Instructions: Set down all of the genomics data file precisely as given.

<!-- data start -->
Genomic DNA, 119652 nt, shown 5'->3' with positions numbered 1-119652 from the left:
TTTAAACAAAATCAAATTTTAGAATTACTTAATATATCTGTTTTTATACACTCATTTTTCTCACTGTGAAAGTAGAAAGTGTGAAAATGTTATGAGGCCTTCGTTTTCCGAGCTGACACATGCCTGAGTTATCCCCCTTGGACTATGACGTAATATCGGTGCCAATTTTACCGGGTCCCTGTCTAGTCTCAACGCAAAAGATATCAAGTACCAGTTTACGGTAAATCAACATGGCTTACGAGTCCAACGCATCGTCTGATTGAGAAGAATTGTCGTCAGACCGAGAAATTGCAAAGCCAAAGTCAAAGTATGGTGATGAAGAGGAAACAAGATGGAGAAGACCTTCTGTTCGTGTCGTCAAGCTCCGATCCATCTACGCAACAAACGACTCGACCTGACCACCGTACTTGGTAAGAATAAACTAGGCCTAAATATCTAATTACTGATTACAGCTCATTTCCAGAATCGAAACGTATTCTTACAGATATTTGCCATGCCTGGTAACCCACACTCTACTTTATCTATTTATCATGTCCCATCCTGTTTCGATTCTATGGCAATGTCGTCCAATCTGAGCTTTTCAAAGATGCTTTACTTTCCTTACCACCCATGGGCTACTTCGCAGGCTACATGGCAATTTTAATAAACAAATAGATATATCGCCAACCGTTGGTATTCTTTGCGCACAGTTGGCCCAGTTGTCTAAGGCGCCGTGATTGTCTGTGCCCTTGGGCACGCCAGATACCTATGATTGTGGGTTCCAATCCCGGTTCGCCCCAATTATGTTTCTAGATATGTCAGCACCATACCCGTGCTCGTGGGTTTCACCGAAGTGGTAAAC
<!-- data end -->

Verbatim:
Genomic DNA, 119652 nt, shown 5'->3' with positions numbered 1-119652 from the left:
TTTAAACAAAATCAAATTTTAGAATTACTTAATATATCTGTTTTTATACACTCATTTTTCTCACTGTGAAAGTAGAAAGTGTGAAAATGTTATGAGGCCTTCGTTTTCCGAGCTGACACATGCCTGAGTTATCCCCCTTGGACTATGACGTAATATCGGTGCCAATTTTACCGGGTCCCTGTCTAGTCTCAACGCAAAAGATATCAAGTACCAGTTTACGGTAAATCAACATGGCTTACGAGTCCAACGCATCGTCTGATTGAGAAGAATTGTCGTCAGACCGAGAAATTGCAAAGCCAAAGTCAAAGTATGGTGATGAAGAGGAAACAAGATGGAGAAGACCTTCTGTTCGTGTCGTCAAGCTCCGATCCATCTACGCAACAAACGACTCGACCTGACCACCGTACTTGGTAAGAATAAACTAGGCCTAAATATCTAATTACTGATTACAGCTCATTTCCAGAATCGAAACGTATTCTTACAGATATTTGCCATGCCTGGTAACCCACACTCTACTTTATCTATTTATCATGTCCCATCCTGTTTCGATTCTATGGCAATGTCGTCCAATCTGAGCTTTTCAAAGATGCTTTACTTTCCTTACCACCCATGGGCTACTTCGCAGGCTACATGGCAATTTTAATAAACAAATAGATATATCGCCAACCGTTGGTATTCTTTGCGCACAGTTGGCCCAGTTGTCTAAGGCGCCGTGATTGTCTGTGCCCTTGGGCACGCCAGATACCTATGATTGTGGGTTCCAATCCCGGTTCGCCCCAATTATGTTTCTAGATATGTCAGCACCATACCCGTGCTCGTGGGTTTCACCGAAGTGGTAAAC